Richhotrain: If I would be experiencing what you describe and I have done everything to ensure that the switches are working properly, then I would turn my attention to the track and assume that the current is not flowing through it continuously. I would look for a bad mechanical connection at a track section. I would use a jumper wire with alligator clips to jump the current from a known good section to elsewhere until I located the bad spot, if I could not find it any other way. I have never been stumped yet on a problem with my own layout or the operation of anything on it, but sometimes it takes a lot of trial-and-error work and detective work by me to debug the problem. -Big, Bad Timboy

Tim,

Thanks.

I have been testing the legs of the switch itself for power.  When I throw the switch control levers to divergent and power is cut to the upper portion of the layout above the switches, there is a physical interruption of power on the leg of the switch for the straight through rails.  I cannot remember at the moment which rail loses power but it is only one of the two rails.  The other rail of that one leg still has power when I test it. 

So, any poor rail connections aside, the problem must be in the switch itself.  Both the left and right hand switch lose power in the straight through leg when thrown to divergent.

I keep asking if power is supposed to be continuous in that situation with the buttons set to Regular Operation but, so far, no one has confirmed this one way or another.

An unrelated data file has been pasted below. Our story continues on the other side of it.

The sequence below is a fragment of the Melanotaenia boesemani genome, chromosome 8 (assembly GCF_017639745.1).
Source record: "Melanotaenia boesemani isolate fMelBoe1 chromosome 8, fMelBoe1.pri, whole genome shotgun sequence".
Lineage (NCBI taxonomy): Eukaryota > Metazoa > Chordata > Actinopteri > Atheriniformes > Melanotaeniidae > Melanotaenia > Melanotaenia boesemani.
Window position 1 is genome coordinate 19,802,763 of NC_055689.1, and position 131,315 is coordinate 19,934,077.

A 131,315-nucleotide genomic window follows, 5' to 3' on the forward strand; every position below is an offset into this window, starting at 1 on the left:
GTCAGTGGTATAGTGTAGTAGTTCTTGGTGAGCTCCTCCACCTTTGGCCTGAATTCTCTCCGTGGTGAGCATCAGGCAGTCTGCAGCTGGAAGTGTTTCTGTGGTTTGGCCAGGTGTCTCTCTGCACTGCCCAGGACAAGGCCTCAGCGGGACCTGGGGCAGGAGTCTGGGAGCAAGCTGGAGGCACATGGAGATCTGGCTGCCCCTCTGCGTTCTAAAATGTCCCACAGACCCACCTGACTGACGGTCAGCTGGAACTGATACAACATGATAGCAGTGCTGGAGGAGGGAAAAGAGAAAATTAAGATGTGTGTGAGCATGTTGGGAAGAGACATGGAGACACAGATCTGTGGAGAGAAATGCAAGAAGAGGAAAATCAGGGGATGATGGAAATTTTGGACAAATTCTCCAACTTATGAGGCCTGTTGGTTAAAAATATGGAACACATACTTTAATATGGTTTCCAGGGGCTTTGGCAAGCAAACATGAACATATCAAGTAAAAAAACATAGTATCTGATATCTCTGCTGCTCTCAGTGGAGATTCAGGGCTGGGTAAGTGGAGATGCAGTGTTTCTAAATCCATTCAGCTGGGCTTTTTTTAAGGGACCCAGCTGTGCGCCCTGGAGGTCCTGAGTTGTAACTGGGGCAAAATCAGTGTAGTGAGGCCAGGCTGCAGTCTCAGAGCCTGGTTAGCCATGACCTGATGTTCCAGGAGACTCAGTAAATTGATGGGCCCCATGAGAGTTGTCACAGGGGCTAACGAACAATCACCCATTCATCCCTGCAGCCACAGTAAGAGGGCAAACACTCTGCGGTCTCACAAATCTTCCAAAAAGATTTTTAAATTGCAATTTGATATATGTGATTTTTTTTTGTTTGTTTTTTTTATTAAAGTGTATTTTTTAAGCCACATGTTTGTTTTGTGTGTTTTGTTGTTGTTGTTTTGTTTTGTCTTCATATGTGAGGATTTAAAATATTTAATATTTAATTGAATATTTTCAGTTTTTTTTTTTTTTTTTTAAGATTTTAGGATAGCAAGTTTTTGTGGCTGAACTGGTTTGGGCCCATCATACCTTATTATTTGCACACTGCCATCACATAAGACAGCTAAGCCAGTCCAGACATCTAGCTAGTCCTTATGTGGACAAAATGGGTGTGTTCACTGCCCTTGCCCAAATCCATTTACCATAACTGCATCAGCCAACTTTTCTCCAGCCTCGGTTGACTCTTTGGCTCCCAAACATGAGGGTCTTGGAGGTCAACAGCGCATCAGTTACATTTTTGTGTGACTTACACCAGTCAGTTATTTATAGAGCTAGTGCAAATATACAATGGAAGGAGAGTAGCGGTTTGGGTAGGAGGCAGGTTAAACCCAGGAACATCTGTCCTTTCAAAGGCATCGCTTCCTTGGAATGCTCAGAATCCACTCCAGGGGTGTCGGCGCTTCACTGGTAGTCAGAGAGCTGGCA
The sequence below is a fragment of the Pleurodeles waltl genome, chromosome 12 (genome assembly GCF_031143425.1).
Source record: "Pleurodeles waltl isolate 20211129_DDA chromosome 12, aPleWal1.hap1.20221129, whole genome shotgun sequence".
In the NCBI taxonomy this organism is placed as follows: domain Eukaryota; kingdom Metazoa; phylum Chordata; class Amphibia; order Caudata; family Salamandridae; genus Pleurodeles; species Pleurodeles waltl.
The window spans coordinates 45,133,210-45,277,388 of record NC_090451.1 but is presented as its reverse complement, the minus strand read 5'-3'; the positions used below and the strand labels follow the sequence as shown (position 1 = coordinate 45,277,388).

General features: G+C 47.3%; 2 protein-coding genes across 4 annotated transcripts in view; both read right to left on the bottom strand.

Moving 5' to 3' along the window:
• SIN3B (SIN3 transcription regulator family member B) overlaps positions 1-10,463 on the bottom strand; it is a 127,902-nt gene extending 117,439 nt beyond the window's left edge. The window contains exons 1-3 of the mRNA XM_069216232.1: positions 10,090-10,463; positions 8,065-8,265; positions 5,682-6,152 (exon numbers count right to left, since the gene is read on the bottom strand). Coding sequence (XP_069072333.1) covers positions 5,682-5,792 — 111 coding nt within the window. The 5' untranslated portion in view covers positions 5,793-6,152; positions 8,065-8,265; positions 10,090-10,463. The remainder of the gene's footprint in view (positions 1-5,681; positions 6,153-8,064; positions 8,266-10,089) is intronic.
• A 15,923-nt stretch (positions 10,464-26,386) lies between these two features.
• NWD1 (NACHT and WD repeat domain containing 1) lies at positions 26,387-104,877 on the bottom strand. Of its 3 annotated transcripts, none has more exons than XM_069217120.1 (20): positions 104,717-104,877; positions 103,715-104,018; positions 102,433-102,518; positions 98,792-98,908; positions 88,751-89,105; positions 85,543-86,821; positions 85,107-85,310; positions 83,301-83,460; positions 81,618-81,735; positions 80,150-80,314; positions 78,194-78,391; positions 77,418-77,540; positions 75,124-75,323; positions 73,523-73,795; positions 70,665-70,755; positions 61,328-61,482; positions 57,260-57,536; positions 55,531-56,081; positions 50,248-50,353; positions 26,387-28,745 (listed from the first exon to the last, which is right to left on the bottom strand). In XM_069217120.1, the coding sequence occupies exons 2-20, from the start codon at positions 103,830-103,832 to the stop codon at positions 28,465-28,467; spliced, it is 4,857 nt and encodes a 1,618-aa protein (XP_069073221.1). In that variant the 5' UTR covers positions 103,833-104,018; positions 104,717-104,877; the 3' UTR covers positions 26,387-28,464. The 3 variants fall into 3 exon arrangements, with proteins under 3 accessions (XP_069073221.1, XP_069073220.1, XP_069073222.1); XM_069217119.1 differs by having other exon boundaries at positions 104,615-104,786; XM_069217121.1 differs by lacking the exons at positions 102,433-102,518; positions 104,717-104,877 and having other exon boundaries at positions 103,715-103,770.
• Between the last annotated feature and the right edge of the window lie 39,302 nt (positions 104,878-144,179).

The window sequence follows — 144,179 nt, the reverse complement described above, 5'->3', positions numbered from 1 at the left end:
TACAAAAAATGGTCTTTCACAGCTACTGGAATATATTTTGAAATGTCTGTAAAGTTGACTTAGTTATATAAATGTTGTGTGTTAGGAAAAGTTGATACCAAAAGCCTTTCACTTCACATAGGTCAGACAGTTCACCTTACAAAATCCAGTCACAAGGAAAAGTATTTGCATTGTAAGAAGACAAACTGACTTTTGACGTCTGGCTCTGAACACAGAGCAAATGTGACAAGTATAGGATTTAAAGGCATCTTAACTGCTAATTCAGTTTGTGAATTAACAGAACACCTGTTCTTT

Rich

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Posted by Timboy on Monday, May 03, 2010 1:22 PM

 

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Posted by richhotrain on Monday, May 03, 2010 2:05 PM

Timboy
Richhotrain: All the buttons on all my switches got cut off when I cut them all down, so I can not set up a test. You might try this forum: S-Trains. They are dedicated exclusively to American Flyer trains, vintage and new. However, it is my understanding that when the switch is set for "2-train" operation, the diverging route is deadened when the switch is thrown straight and the straight section is deadened when the switch is thrown to the diverging route. When the switch is set for "regular" operation, all routes are energized all of the time. I would take the switches out of the layout and test them with a continuity tester. If they work as they ought to, then I would know that it isn't my switches. I have also found that it has been all-too easy for me to nullify the "2-train" operation feature by having power leads to those sections of track that I really wanted deadened when my switch is thrown that way. -Big, Bad Timboy